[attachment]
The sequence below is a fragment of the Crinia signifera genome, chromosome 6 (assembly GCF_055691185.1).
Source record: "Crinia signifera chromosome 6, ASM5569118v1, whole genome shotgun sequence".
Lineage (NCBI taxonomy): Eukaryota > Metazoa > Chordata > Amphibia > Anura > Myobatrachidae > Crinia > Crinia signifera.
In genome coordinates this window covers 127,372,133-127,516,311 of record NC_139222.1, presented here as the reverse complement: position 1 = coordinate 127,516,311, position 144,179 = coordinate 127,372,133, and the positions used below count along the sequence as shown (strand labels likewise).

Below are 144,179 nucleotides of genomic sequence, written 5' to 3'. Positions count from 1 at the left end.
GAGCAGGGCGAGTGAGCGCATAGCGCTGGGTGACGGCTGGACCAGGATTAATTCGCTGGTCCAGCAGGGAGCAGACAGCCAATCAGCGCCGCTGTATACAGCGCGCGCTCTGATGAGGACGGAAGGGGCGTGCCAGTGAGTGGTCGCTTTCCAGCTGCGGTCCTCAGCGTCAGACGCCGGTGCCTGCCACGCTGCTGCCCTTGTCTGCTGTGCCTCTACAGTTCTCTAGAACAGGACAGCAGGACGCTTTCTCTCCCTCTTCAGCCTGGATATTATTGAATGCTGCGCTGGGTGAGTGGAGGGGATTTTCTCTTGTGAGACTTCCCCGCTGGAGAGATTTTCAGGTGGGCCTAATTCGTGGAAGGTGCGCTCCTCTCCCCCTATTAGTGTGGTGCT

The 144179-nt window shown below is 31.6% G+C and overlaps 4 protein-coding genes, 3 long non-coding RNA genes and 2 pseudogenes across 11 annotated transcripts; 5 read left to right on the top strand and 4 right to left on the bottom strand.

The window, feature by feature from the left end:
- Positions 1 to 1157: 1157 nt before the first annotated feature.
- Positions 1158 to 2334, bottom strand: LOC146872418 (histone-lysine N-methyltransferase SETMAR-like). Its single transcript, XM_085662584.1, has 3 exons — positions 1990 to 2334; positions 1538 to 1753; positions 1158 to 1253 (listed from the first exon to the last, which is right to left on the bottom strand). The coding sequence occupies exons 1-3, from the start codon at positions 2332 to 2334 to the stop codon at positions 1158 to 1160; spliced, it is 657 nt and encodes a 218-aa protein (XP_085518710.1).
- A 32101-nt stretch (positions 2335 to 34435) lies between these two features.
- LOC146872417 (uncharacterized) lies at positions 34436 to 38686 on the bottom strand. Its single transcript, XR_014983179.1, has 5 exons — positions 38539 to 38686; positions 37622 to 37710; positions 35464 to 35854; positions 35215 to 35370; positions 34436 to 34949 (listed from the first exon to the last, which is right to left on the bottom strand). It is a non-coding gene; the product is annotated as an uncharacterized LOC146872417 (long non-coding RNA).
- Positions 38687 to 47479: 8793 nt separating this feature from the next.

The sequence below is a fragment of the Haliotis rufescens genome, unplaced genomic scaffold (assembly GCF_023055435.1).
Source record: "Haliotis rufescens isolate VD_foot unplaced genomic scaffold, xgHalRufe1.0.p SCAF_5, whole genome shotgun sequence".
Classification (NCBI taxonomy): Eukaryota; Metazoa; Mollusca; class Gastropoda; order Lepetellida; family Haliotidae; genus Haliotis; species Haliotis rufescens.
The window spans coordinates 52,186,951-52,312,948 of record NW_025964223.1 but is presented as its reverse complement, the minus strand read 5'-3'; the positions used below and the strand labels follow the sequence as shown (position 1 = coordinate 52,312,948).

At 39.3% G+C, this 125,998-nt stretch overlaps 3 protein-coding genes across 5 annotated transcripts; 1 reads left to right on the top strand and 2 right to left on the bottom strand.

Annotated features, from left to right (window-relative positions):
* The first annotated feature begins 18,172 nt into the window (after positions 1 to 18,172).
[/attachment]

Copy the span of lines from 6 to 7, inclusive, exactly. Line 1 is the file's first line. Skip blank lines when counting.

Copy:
GAGCAGGGCGAGTGAGCGCATAGCGCTGGGTGACGGCTGGACCAGGATTAATTCGCTGGTCCAGCAGGGAGCAGACAGCCAATCAGCGCCGCTGTATACAGCGCGCGCTCTGATGAGGACGGAAGGGGCGTGCCAGTGAGTGGTCGCTTTCCAGCTGCGGTCCTCAGCGTCAGACGCCGGTGCCTGCCACGCTGCTGCCCTTGTCTGCTGTGCCTCTACAGTTCTCTAGAACAGGACAGCAGGACGCTTTCTCTCCCTCTTCAGCCTGGATATTATTGAATGCTGCGCTGGGTGAGTGGAGGGGATTTTCTCTTGTGAGACTTCCCCGCTGGAGAGATTTTCAGGTGGGCCTAATTCGTGGAAGGTGCGCTCCTCTCCCCCTATTAGTGTGGTGCT

The 144179-nt window shown below is 31.6% G+C and overlaps 4 protein-coding genes, 3 long non-coding RNA genes and 2 pseudogenes across 11 annotated transcripts; 5 read left to right on the top strand and 4 right to left on the bottom strand.